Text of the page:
Implementation data should be collected whether the program is a small pilot project or a large-scale national service. Key principles for the implementation evaluation include:
- Transparency: Reporting successful and not successful results are equally important and should be widely disseminated for the global ECD community to learn from one another.
- Utilization of Data: Fidelity is a core construct in implementation research, but it is also recognized that during implementation, adaptations or modifications may be desirable or necessary in response to real-world contexts (e.g., overcoming barriers to implementation, responding to changing policy environment, making program quality improvements). In other words data needs to be made available to implementers in real-time in order to make decisions about how to improve the quality of the program.
The use of a common set of guidelines to collect data on implementation inputs and processes will enable the global community to reach consensus on features that make ECD programs more or less successful in differing policy environments and socio-culture contexts. Sharing these lessons through accessible evaluation reports will foster greater learning and effective partnerships among policy makers, implementers and researchers who share a common vision to ensure that all children thrive.
The special series on ‘Implementation Research and Practice’ published in the Annals of the New York Academy of Sciences is intended to advance evidence on implementation research and practice, including improved reporting of systems and processes when implementing early childhood development programs. This Blog series will feature lessons learned and evidence on implementation from this series and ongoing work in the field to foster learning and debate on issues of implementation.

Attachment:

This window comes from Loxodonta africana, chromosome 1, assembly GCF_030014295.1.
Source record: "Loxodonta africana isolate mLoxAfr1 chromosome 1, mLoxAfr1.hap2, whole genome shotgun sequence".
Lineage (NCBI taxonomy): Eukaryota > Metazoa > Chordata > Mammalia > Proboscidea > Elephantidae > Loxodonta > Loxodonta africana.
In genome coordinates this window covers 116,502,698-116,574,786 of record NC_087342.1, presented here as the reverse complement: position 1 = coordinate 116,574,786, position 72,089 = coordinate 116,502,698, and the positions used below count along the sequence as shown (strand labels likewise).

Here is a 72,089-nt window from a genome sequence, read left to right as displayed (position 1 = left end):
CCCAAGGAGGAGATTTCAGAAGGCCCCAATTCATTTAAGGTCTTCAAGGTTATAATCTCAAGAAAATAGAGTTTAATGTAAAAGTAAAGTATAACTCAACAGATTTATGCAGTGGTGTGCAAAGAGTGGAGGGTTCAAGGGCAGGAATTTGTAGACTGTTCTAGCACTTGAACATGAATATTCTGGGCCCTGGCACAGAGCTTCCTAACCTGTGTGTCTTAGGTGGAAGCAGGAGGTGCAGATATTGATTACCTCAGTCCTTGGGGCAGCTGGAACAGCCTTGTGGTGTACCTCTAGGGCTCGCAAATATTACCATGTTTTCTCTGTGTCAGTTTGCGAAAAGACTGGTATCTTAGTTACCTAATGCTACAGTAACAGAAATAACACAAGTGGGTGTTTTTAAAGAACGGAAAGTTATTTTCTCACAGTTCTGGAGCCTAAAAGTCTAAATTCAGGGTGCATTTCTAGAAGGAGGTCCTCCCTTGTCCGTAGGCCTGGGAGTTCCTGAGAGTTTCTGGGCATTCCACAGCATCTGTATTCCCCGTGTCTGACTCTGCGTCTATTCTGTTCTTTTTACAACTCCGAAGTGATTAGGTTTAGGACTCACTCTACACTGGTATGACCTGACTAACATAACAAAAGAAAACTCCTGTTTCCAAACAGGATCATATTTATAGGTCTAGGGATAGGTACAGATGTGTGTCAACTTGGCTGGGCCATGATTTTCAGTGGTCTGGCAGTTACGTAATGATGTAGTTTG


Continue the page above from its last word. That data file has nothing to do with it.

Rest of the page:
Lombardi J. What policy makers need from evaluations of early childhood development programs? Annals of the New York Academy of Sciences 2018; 1419(1): 17-19.
Yousafzai AK, Aboud FE, Nores M, Kaur R. Reporting guidelines for implementation research on nurturing care interventions designed to promote early childhood development. Annals of the New York Academy of Sciences 2018; 1419(1): 26-37.
Dr. Yousafzai is an Associate Professor of Global Health, Department of Global Health and Population at the Harvard T.H. Chan School of Public Health and a Visiting Faculty at the Department of Paediatrics and Child Health, Aga Khan University. She has 15 years of field research experience and established an early childhood focused field research team in rural Sindh, Pakistan. Dr. Yousafzai has extensive experience in evaluating early childhood interventions in south Asia, east Africa, and in central and east Europe. Dr. Yousafzai’s research has also focused on the inclusion of children and adolescence with disabilities in global child health services. She also serves on a number of Advisory Groups on early child development for international organizations including the Interim Executive Group of the Early Childhood Development Action Network-ECDAN.